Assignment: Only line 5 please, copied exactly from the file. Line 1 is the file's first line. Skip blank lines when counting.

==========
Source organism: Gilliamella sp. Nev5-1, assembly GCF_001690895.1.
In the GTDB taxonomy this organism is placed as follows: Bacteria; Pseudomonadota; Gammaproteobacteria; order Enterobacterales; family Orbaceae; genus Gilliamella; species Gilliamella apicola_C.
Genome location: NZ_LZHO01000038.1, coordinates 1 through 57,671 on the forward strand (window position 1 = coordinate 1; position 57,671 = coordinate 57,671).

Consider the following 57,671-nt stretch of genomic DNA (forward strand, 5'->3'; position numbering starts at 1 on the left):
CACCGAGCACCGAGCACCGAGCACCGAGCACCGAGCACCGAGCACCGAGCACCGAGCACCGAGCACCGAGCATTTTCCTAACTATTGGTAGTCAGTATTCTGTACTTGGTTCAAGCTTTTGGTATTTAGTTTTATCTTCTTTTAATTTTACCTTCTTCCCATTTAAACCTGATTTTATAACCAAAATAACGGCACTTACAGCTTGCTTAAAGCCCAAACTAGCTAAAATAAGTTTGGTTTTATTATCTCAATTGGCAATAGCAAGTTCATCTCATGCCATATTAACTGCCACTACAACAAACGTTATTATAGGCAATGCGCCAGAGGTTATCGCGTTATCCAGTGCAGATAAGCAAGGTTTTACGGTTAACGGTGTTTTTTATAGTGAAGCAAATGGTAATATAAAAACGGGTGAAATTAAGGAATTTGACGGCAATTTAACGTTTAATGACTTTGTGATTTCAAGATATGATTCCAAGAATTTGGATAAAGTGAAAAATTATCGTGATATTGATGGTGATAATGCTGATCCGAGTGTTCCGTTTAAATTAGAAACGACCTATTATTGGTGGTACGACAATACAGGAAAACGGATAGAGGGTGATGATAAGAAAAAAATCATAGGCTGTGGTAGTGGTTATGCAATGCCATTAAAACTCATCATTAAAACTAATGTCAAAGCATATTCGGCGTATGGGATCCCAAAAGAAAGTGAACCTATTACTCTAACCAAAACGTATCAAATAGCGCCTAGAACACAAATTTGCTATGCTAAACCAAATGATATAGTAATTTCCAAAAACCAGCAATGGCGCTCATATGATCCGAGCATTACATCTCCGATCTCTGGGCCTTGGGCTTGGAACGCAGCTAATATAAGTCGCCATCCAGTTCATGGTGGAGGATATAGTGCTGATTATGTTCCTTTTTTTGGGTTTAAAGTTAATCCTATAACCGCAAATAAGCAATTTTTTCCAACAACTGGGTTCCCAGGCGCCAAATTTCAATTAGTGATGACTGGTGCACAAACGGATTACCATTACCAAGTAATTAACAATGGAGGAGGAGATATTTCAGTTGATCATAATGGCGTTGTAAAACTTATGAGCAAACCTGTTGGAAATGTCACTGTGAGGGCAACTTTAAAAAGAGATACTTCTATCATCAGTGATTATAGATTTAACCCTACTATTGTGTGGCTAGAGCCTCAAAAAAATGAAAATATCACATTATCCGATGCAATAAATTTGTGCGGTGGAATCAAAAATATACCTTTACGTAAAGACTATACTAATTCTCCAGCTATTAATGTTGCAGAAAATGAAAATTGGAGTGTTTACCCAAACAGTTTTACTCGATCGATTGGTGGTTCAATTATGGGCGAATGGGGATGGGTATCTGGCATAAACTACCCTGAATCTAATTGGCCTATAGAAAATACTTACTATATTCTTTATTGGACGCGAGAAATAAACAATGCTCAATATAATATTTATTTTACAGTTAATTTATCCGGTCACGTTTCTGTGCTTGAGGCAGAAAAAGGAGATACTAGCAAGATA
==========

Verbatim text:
CACCGAGCACCGAGCACCGAGCACCGAGCACCGAGCACCGAGCACCGAGCACCGAGCACCGAGCACCGAGCATTTTCCTAACTATTGGTAGTCAGTATTCTGTACTTGGTTCAAGCTTTTGGTATTTAGTTTTATCTTCTTTTAATTTTACCTTCTTCCCATTTAAACCTGATTTTATAACCAAAATAACGGCACTTACAGCTTGCTTAAAGCCCAAACTAGCTAAAATAAGTTTGGTTTTATTATCTCAATTGGCAATAGCAAGTTCATCTCATGCCATATTAACTGCCACTACAACAAACGTTATTATAGGCAATGCGCCAGAGGTTATCGCGTTATCCAGTGCAGATAAGCAAGGTTTTACGGTTAACGGTGTTTTTTATAGTGAAGCAAATGGTAATATAAAAACGGGTGAAATTAAGGAATTTGACGGCAATTTAACGTTTAATGACTTTGTGATTTCAAGATATGATTCCAAGAATTTGGATAAAGTGAAAAATTATCGTGATATTGATGGTGATAATGCTGATCCGAGTGTTCCGTTTAAATTAGAAACGACCTATTATTGGTGGTACGACAATACAGGAAAACGGATAGAGGGTGATGATAAGAAAAAAATCATAGGCTGTGGTAGTGGTTATGCAATGCCATTAAAACTCATCATTAAAACTAATGTCAAAGCATATTCGGCGTATGGGATCCCAAAAGAAAGTGAACCTATTACTCTAACCAAAACGTATCAAATAGCGCCTAGAACACAAATTTGCTATGCTAAACCAAATGATATAGTAATTTCCAAAAACCAGCAATGGCGCTCATATGATCCGAGCATTACATCTCCGATCTCTGGGCCTTGGGCTTGGAACGCAGCTAATATAAGTCGCCATCCAGTTCATGGTGGAGGATATAGTGCTGATTATGTTCCTTTTTTTGGGTTTAAAGTTAATCCTATAACCGCAAATAAGCAATTTTTTCCAACAACTGGGTTCCCAGGCGCCAAATTTCAATTAGTGATGACTGGTGCACAAACGGATTACCATTACCAAGTAATTAACAATGGAGGAGGAGATATTTCAGTTGATCATAATGGCGTTGTAAAACTTATGAGCAAACCTGTTGGAAATGTCACTGTGAGGGCAACTTTAAAAAGAGATACTTCTATCATCAGTGATTATAGATTTAACCCTACTATTGTGTGGCTAGAGCCTCAAAAAAATGAAAATATCACATTATCCGATGCAATAAATTTGTGCGGTGGAATCAAAAATATACCTTTACGTAAAGACTATACTAATTCTCCAGCTATTAATGTTGCAGAAAATGAAAATTGGAGTGTTTACCCAAACAGTTTTACTCGATCGATTGGTGGTTCAATTATGGGCGAATGGGGATGGGTATCTGGCATAAACTACCCTGAATCTAATTGGCCTATAGAAAATACTTACTATATTCTTTATTGGACGCGAGAAATAAACAATGCTCAATATAATATTTATTTTACAGTTAATTTATCCGGTCACGTTTCTGTGCTTGAGGCAGAAAAAGGAGATACTAGCAAGATA